AuthorThomas Everette Moore
Published date01 May 2022
Date01 May 2022
Journal of Contemporary Criminal Justice
2022, Vol. 38(2) 252 –254
© The Author(s) 2022
Article reuse guidelines:
DOI: 10.1177/10439862221096891
Thomas Everette Moore
My name is Thomas Everette Moore. I served over nine years in the Florida Department
of Corrections from June 22, 2000, to August 31, 2009. I witnessed many violent acts
while incarcerated, and I had to carry myself a particular way to ensure I did not unin-
tentionally get involved with violence in the prison system.
I remember the first day I entered the Marion Correctional Institution in mid to late
2000; the classification team assigned another new intake and me to a butterfly wing
building that consisted of two-person cell housing. Our room happened to be in the
corner where the cameras did not capture any activity. I remember vividly entering the
cell on my second official day in prison and witnessing one person getting beaten
severely by three others. My new bunkmate began to panic and started yelling for the
officers. I saw a couple of the men engaged in the beat down looking at the window to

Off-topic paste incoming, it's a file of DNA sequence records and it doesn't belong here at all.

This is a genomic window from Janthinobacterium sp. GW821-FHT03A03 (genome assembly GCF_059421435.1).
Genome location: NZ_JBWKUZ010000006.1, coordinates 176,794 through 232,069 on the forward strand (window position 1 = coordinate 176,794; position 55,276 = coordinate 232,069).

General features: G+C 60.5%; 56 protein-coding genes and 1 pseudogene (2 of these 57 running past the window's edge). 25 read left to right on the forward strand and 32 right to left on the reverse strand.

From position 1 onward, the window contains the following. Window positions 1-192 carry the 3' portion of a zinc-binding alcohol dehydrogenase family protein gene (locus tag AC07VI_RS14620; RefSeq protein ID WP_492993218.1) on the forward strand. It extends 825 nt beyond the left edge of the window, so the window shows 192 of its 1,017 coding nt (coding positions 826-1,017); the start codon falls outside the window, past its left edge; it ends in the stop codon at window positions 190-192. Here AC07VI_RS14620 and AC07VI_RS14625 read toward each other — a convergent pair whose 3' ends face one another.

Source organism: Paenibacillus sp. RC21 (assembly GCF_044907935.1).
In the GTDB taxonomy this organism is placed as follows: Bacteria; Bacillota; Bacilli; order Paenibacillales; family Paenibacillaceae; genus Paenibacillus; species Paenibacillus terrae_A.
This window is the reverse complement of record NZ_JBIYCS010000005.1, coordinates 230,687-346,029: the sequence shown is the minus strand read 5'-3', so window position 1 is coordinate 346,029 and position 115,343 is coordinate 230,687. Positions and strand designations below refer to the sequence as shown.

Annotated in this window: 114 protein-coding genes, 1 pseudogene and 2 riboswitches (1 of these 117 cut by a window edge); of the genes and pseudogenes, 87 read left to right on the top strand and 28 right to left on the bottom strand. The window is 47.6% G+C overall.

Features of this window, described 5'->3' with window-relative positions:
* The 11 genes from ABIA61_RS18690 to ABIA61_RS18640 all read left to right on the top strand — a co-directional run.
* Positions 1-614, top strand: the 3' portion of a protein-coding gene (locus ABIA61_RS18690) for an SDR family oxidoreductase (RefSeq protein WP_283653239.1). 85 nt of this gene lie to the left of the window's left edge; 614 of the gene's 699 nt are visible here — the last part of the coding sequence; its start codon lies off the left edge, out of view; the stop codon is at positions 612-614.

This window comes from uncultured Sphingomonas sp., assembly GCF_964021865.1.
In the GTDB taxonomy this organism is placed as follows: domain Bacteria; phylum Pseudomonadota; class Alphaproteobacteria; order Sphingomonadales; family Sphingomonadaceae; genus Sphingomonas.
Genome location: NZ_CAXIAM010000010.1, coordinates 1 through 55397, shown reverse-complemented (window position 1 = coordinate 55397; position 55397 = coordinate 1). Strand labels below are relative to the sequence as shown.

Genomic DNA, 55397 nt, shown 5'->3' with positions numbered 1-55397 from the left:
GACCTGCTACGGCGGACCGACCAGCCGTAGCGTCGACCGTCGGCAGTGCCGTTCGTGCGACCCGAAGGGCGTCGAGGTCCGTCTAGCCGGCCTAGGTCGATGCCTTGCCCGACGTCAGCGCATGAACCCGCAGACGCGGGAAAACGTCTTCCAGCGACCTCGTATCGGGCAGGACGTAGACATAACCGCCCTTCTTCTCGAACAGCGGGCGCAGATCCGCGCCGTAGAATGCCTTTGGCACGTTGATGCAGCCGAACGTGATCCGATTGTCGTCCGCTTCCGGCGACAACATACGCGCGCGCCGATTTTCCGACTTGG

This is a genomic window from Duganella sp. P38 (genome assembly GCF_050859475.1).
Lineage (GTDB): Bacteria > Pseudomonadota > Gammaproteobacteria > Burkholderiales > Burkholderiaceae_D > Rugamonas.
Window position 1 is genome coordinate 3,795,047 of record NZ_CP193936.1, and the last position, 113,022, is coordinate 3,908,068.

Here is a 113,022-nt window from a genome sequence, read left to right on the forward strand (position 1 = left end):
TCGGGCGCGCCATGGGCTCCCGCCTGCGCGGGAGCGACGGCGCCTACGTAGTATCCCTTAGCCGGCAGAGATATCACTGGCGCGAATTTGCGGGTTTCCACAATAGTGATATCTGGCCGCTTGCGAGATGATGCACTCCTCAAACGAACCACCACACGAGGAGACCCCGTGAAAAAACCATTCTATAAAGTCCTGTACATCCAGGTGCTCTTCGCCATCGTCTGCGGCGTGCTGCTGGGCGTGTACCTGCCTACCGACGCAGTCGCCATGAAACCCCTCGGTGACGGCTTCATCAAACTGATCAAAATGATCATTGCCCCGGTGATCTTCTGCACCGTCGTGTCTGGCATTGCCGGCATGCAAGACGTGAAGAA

determine the snitch. Once the men scattered, my bunkie “checked in” or surrendered
to protective custody out of fear. I knew from talking to many people in jail that
“snitches get stitches,” so I had to devise a plan quickly. I remember walking up and
down the corridor yelling at the top of my lungs as the officers escorted my bunkie to
protective custody that he was a chump and a snitch, and he better never come back to
the general population as long as I was at that camp.
Although I had no intention of engaging in violence with my bunkie, I wanted
everyone on the wing to know that I would fight and that I had heart. I had a roommate
before I went to prison that had done time, and he told me how to carry myself to make
sure I had the best chance of avoiding violence as possible. As time drug and days
turned into months which turned into years, I found that four main things incited vio-
lence in the Florida prison system – homosexuality, gang involvement, stealing, and
gambling. The movies did not accurately portray violence from my experience. Most
of the sexual engagement came from manipulation and not intimidation. Most of the
pressure channeled toward people showing weakness or feminine characteristics. I
also found from my experience that once word got out about your lack of fear, people
showed respect, even if the story remained unverifiable. Let me explain further by
giving you an example.
I served about three years at Marion Correctional Institution when someone broke
into one of my friend’s footlocker and took his canteen items. Sometimes other inmates
1096891CCJXXX10.1177/10439862221096891Journal of Contemporary Criminal JusticeMoore

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